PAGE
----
JRL NEWSWATCH: “Four Myths about Russian Grand Strategy” – Center for Strategic and International Studies (CSIS)/ Robert Person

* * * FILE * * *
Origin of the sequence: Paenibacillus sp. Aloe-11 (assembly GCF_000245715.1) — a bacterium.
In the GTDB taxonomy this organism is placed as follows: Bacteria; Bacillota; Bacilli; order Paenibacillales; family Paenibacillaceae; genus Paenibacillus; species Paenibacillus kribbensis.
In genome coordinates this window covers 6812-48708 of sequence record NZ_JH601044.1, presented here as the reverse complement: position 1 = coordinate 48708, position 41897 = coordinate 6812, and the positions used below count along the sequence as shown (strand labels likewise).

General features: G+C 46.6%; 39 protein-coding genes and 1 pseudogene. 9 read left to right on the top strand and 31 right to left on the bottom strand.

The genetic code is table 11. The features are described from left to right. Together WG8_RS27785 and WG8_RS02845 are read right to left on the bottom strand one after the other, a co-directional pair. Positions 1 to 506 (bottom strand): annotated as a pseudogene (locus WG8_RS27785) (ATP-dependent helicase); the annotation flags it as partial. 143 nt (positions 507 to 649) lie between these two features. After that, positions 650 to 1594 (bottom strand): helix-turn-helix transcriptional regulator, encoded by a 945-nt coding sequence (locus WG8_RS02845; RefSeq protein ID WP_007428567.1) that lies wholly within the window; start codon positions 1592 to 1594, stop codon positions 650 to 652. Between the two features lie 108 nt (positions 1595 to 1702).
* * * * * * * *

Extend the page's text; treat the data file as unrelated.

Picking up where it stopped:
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Myth #1: Russia’s grand strategy is driven by ideology …. Myth #2: Russia seeks to reconstruct the Soviet Union or Russian Empire. … Instead of a formal territorial empire … Russia endeavors to establish a privileged and exclusive sphere of influence across former Soviet territory. … [with] a seat at the table in the capital of every post-Soviet country. … even claim[ing] the right to intervene when necessary in the domestic affairs of states within its sphere … [I]n Putin’s view, only great powers like Russia are truly sovereign. Should a state in Russia’s supposed sphere … threaten[] Russian interests – such as a Ukrainian attempt to join NATO or the [EU] – Moscow is prepared to exert … necessary levers of influence to veto that choice. … Myth #3: Russia seeks to restore a bygone world order … [T]he world order Russia seeks to establish – … multipolar … where great powers manage … the world and coordinate to guarantee their own national interests – … has never existed. … [H]owever, myths of resurrection can … be powerful propaganda …. Myth #4: Putin is an opportunist, not a strategist …. [Although the fact t]hat Putin’s skilled opportunism makes him an effective strategist does not mean he is infallible. … Conclusion[:] … [D]oes Russia have a successful grand strategy? … [I]t [likely] does not: it is one thing to needle your opponent and chip away at the edges of their power …. quite another to bring down the whole system and rebuild …. If Russia’s vision of a multipolar world order … comes to pass, it will have less to do with Russia’s efforts and more to do with [U.S.] abdication of leadership and China’s rise into the void. …”

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